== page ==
3. Refrigerate or freeze the pie shell for at least 20 minutes before baking. Remove the chilled pie shell from the refrigerator. Line the chilled crust with parchment paper, pressing it snugly against the bottom and sides. Fill with dried beans or pie weights to hold down the parchment.

4. Bake the crust for 25 minutes, or until the edge begins to color. Remove the parchment and the beans. Bake for another 5 minutes. At this point the pie shell is considered partially blind baked. For a fully blind-baked crust, bake for another 12 to 15 minutes after removing the parchment.

Make a Double-Crust Pie

1. Using one of the two pieces of pie dough, follow the directions given earlier for rolling out a single-crust pie shell and fitting it into the pie plate. However, trim the edge of the dough so at least 1 in [2.5 cm] of excess is hanging over the edge of the pie plate.

2. Follow the directions for creating the filling in the specific pie recipe you are making. Put the filling into the bottom crust. Brush the edge of the bottom crust with water.

3. Using the second piece of pie dough, roll the top crust out slightly larger than the top diameter of the pie plate, so that it will comfortably be able to cover your filling.

4. Roll up the top crust onto your rolling pin and, starting at one side of the pie, gently unroll the crust over the filling. If you do not place the crust perfectly, just move it gently with your hands to make it as evenly placed as possible. Trim the crusts, leaving 1 in [2.5 cm] of excess to form the border.

5. Now it is time to seal the edges. Fold the excess dough from the bottom crust over the edge of the top crust and seal by lightly pressing both layers together with your fingers against the top of the pie pan. Decorate the edge as you like. There are many different decorative edges to choose from. You can do a simple one by pressing the tines of a fork all around the edge of the pie. You can also press a spoon into the edge to make semicircles. Or you can pinch the dough with your fingers to make the classic fluted edge. Now cut at least four 2-in [5-cm] vents in the top of the crust at even intervals to allow the steam to escape as the pie bakes. Follow the directions for baking in the recipe of your choice.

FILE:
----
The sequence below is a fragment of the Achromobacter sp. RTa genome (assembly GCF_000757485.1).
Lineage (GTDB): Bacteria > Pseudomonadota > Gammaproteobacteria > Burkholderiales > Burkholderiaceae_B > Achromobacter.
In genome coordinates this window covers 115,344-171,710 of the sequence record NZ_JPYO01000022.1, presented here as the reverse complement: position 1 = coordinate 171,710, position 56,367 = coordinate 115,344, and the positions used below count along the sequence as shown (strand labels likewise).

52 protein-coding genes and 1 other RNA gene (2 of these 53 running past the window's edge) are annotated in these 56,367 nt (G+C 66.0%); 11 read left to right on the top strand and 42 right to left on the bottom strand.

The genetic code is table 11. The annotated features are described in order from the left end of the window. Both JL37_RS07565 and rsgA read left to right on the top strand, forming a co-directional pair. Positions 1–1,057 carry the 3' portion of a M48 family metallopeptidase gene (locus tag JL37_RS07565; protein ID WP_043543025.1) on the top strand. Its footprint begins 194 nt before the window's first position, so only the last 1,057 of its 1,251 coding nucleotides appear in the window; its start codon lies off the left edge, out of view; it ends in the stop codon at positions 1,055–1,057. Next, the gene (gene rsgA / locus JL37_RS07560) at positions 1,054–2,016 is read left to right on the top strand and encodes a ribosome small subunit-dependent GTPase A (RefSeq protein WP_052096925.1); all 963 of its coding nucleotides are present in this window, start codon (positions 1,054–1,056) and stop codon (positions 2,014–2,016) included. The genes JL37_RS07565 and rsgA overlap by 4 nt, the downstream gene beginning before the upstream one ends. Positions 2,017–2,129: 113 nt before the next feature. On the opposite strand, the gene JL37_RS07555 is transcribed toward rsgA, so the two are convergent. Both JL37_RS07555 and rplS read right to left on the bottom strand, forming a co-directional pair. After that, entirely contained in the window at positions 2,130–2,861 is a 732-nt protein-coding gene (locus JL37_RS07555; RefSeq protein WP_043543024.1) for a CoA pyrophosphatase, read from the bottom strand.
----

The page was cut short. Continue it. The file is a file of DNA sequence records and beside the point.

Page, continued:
Tuesday, June 8, 2021

Activated Charcoal...In Your Food

You've probably never heard of this, but you can actually ingest a form of activated charcoal. Kumiko, who owns the celebrated Muko Ramen Restaurant in Cambridge, Massachusetts, stopped by Tonia's Kitchen to talk about why she decided to create a ramen dish with activated charcoal. The answer is simple: health. The benefits of activated charcoal are well-known to wellness professionals, including the fact it helps digestion and cleanses your system. Kumiko told Tonia she starts with the restaurant's signature Tokyo Tonkotsu Bone Broth. She then adds the activated charcoal-infused Miso, along with pork belly chashu, ground pork, egg, scallions, bean sprouts, cabbage and a corn fritter. It's an uncommon ingredient that you might come to really enjoy, both for the taste and the benefits.